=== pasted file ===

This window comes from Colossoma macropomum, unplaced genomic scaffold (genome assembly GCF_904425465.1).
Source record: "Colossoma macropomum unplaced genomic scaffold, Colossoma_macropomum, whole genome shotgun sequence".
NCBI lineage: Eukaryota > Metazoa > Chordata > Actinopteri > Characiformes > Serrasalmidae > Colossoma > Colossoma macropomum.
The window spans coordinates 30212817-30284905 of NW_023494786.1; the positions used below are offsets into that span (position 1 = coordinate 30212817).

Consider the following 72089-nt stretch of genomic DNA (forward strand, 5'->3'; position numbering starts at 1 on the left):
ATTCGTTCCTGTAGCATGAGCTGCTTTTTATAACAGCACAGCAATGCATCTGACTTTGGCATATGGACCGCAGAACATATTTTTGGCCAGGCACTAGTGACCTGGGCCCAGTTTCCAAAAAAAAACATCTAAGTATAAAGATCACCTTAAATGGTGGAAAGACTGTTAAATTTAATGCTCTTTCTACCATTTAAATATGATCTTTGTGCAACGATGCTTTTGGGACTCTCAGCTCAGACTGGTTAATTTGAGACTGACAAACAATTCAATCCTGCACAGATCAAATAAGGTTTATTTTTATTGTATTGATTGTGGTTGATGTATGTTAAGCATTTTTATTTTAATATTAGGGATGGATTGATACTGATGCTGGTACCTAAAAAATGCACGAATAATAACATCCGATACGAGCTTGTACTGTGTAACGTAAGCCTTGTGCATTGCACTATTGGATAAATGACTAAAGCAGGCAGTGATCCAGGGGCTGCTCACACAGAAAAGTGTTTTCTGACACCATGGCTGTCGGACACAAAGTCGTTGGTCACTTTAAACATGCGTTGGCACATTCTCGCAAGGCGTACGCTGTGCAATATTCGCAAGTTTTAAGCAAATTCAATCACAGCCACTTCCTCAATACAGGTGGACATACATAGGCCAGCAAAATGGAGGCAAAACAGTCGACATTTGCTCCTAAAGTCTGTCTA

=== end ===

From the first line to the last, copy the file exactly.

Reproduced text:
This window comes from Colossoma macropomum, unplaced genomic scaffold (genome assembly GCF_904425465.1).
Source record: "Colossoma macropomum unplaced genomic scaffold, Colossoma_macropomum, whole genome shotgun sequence".
NCBI lineage: Eukaryota > Metazoa > Chordata > Actinopteri > Characiformes > Serrasalmidae > Colossoma > Colossoma macropomum.
The window spans coordinates 30212817-30284905 of NW_023494786.1; the positions used below are offsets into that span (position 1 = coordinate 30212817).

Consider the following 72089-nt stretch of genomic DNA (forward strand, 5'->3'; position numbering starts at 1 on the left):
ATTCGTTCCTGTAGCATGAGCTGCTTTTTATAACAGCACAGCAATGCATCTGACTTTGGCATATGGACCGCAGAACATATTTTTGGCCAGGCACTAGTGACCTGGGCCCAGTTTCCAAAAAAAAACATCTAAGTATAAAGATCACCTTAAATGGTGGAAAGACTGTTAAATTTAATGCTCTTTCTACCATTTAAATATGATCTTTGTGCAACGATGCTTTTGGGACTCTCAGCTCAGACTGGTTAATTTGAGACTGACAAACAATTCAATCCTGCACAGATCAAATAAGGTTTATTTTTATTGTATTGATTGTGGTTGATGTATGTTAAGCATTTTTATTTTAATATTAGGGATGGATTGATACTGATGCTGGTACCTAAAAAATGCACGAATAATAACATCCGATACGAGCTTGTACTGTGTAACGTAAGCCTTGTGCATTGCACTATTGGATAAATGACTAAAGCAGGCAGTGATCCAGGGGCTGCTCACACAGAAAAGTGTTTTCTGACACCATGGCTGTCGGACACAAAGTCGTTGGTCACTTTAAACATGCGTTGGCACATTCTCGCAAGGCGTACGCTGTGCAATATTCGCAAGTTTTAAGCAAATTCAATCACAGCCACTTCCTCAATACAGGTGGACATACATAGGCCAGCAAAATGGAGGCAAAACAGTCGACATTTGCTCCTAAAGTCTGTCTA